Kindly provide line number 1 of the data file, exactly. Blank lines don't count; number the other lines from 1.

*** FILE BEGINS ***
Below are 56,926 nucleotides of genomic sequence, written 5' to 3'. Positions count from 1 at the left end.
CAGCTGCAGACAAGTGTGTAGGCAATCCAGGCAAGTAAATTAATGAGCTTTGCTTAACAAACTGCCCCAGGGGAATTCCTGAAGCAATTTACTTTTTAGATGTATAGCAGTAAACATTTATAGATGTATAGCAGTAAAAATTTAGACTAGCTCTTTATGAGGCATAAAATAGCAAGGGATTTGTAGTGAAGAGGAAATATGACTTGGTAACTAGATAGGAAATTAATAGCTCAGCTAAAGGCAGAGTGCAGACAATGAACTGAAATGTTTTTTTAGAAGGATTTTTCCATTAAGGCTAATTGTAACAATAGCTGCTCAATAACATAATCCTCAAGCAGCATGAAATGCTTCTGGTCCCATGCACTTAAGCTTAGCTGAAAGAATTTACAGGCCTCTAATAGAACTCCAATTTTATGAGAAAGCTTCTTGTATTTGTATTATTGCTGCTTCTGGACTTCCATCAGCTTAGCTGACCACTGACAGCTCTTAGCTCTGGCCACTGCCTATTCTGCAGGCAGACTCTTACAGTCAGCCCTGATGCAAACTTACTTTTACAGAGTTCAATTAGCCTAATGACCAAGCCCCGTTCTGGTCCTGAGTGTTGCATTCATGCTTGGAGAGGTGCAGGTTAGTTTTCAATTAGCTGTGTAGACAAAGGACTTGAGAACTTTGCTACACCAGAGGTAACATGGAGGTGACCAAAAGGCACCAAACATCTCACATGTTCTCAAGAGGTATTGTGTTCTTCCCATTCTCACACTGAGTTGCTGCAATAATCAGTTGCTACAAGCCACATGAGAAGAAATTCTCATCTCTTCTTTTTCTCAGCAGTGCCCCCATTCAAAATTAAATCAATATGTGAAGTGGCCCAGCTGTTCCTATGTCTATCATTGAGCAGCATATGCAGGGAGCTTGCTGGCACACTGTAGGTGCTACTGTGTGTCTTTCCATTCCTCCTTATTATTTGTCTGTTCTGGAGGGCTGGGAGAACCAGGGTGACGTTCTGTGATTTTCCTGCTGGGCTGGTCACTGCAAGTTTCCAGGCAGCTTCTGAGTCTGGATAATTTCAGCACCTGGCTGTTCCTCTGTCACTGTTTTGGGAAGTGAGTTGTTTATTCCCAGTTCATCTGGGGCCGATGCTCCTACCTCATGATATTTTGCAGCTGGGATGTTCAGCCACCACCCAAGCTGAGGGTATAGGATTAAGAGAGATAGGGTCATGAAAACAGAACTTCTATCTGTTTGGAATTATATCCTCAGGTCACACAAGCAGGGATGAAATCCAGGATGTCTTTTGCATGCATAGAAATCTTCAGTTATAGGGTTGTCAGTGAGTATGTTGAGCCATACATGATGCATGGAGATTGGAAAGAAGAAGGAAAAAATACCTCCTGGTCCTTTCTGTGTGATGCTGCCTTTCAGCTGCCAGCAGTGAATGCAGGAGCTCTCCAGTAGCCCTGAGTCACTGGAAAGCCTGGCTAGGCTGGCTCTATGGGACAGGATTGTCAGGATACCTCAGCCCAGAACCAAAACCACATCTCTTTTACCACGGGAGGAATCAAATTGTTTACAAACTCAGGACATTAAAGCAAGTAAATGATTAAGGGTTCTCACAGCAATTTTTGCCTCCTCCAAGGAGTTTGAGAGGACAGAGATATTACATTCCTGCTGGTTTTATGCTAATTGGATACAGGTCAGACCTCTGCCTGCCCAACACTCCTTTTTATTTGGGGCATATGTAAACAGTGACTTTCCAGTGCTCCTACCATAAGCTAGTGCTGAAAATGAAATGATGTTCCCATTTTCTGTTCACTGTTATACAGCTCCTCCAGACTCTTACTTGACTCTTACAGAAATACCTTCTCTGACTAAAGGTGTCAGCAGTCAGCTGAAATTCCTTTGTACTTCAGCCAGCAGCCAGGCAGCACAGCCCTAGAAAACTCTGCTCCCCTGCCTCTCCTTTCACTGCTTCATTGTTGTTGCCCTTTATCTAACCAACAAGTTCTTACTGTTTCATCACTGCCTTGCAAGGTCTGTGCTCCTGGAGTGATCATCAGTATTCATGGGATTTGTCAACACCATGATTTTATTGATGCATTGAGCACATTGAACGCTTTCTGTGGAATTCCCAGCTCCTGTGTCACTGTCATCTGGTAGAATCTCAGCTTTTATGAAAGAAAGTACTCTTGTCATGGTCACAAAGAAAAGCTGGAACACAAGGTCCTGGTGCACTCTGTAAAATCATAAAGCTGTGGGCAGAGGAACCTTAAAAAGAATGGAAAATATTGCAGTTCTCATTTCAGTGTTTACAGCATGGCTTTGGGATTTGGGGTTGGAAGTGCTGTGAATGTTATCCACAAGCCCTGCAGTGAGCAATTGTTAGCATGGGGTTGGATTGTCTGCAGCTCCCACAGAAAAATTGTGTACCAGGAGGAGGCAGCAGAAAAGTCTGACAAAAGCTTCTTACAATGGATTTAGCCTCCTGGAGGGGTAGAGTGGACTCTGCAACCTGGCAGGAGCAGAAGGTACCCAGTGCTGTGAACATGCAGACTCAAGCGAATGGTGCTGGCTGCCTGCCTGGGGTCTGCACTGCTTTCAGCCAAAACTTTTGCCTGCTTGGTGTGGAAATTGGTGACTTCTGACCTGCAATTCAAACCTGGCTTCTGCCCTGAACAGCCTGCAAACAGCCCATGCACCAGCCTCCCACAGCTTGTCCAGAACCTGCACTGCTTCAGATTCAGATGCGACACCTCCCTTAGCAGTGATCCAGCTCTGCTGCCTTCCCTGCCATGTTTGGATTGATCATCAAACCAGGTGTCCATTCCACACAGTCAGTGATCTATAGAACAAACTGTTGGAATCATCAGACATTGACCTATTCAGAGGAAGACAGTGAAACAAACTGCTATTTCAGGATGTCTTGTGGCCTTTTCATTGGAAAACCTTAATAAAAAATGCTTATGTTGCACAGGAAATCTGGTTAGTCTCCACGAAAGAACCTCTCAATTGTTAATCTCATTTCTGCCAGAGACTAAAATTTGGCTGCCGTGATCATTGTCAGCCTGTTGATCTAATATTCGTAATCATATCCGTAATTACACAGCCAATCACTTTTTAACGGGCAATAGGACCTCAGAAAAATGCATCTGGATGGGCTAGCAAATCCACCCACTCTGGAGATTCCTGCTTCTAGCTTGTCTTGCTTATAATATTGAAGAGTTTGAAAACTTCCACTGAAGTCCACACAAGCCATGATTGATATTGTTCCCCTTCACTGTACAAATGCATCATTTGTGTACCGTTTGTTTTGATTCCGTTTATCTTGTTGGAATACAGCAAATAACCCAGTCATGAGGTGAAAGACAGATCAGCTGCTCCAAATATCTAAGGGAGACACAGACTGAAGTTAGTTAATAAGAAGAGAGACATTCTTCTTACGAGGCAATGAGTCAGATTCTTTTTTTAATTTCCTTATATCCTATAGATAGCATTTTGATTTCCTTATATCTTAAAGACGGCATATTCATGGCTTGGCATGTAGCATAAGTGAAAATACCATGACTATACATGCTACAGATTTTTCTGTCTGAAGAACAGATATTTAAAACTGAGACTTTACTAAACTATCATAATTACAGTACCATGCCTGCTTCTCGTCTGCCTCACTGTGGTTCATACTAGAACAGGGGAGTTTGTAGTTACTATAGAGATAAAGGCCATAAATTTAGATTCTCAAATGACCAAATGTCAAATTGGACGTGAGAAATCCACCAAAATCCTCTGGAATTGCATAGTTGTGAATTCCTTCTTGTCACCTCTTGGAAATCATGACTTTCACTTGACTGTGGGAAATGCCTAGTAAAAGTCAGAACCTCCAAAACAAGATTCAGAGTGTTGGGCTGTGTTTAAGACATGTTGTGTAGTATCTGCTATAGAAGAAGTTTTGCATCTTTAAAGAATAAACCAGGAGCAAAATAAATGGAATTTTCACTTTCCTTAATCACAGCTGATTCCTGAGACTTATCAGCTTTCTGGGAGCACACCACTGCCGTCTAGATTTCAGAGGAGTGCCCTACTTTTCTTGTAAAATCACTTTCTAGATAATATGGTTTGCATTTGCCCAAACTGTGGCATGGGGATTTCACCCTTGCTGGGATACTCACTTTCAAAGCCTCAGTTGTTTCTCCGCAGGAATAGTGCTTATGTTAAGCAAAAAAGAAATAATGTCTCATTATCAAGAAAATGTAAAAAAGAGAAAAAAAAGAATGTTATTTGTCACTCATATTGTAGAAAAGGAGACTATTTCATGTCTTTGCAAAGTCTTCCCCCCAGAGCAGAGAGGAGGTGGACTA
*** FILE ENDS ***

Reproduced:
Below are 56,926 nucleotides of genomic sequence, written 5' to 3'. Positions count from 1 at the left end.